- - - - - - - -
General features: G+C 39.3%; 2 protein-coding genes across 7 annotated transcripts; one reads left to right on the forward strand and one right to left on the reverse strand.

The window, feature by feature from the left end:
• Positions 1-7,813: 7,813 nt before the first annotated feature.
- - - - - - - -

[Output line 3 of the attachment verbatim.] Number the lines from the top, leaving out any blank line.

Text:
• Positions 1-7,813: 7,813 nt before the first annotated feature.